On GMAT practice tests, focus on what you’re learning about yourself and not just on the score. You can change the score, but only by improving on those things you should be learning. Are you rushing through “easier” problems and making the same silly mistakes frequently? Are you not leaving yourself enough time to do the last 5-6 problems thoroughly? Are you missing too many Data Sufficiency problems and should you therefore go back and emphasize that problem structure? Do you find yourself mentally exhausted for the verbal and should you work on reading focus while you’re tired to compensate? In practice, the experience is exponentially more important than the result, so emphasize the experience and take some real time to think about what you’ve learned after each test.
AWA – Swim
On race day, one of the spectators on the second half of the bike course – the triathlon progression is Swim-Bike-Run – had a sign that said “Do you even remember the swim?”. As I passed, I laughed – I had totally forgotten about it by that point. On the GMAT, the AWA is the swim – it comes first, and your goal isn’t so much to crush it as it is to use it as a warmup and get through it comfortably and efficiently. The swim in a triathlon makes up an extremely small portion of your finish time – my swim was about 8% of of my total finish time and most people spend 10% or less on the swim. The AWA has a similar impact on your score – a 5 on the AWA doesn’t hamper your b-school candidacy by any substantial margin compared with a 6, but the energy you expend and the stress you absorb could have a very negative impact on the more-important legs to come. In an Ironman, the mantra for the swim is “stretch and glide”, staying aerodynamic and relaxed as you build toward the rest of the day. On the AWA you should think the same way; write the essays, but do so calmly and efficiently. If you write 75-80% of the word count that you might like to in an untimed situation, that’s fine and probably more than sufficient, and you’ll find that the energy you save will be much more important than the extra effort you could have expended.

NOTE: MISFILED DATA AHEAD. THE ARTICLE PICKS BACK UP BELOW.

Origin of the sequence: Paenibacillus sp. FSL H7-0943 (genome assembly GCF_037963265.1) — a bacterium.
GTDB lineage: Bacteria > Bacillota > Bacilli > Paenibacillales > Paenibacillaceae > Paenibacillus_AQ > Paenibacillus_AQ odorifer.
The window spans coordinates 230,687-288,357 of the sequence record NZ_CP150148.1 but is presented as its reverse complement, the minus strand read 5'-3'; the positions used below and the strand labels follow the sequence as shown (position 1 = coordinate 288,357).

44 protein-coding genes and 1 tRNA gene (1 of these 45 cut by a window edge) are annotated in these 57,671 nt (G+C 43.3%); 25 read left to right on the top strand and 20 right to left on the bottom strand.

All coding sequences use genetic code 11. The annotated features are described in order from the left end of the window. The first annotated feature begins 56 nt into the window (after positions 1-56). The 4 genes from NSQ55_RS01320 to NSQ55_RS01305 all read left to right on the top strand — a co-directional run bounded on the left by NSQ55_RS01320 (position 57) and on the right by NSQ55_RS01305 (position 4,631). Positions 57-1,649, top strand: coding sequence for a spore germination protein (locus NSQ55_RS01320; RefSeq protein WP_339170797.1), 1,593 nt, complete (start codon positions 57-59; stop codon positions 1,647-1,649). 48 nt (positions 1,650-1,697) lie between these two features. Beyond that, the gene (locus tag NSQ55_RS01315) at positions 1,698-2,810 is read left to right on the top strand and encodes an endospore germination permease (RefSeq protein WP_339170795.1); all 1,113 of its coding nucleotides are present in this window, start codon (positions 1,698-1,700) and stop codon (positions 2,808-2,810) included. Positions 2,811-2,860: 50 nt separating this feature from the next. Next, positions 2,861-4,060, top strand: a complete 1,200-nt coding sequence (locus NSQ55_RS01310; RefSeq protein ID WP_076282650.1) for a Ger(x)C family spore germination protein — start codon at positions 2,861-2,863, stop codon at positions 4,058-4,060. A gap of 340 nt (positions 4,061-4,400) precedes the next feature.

Break – Transition
On the GMAT you get 8 minutes to change gears mentally and start the next section; in a triathlon you can take an hour if you want, but you’re hoping to get in and out since the clock is running! In either case, there isn’t much value in thinking about the next phase until you hit that transition/break. One thing that amazed me about the Ironman experience was how easy it was to compartmentalize the day. I didn’t really think about the bike until I had pulled off my wetsuit and started gearing up in bike clothes, and by that point the swim was gone forever. And even with a marathon looming after the bike, I never thought much about it until I was gliding my bike into the transition station. Which was great news – there’s enough to think about on each individual component that wasting time and mental energy on something currently out of your control can only hurt you. The same is quite true of the GMAT, too – worrying about what comes next will come at the expense of your performance on the task directly in front of you, so stay focused on each task at hand and use the breaks to transition your mindset to the next phase.
Quant – Bike
Most triathletes spend more time on the bike than on either of the other two disciplines – both in the race and in training. And on the GMAT the quant is similar – most people work hardest on the quant and the quant section is the one that tends to cause the most stress. At an Ironman, most people’s goal is to survive the bike and figure out the run; on the GMAT, the quant section has a similarly supreme role.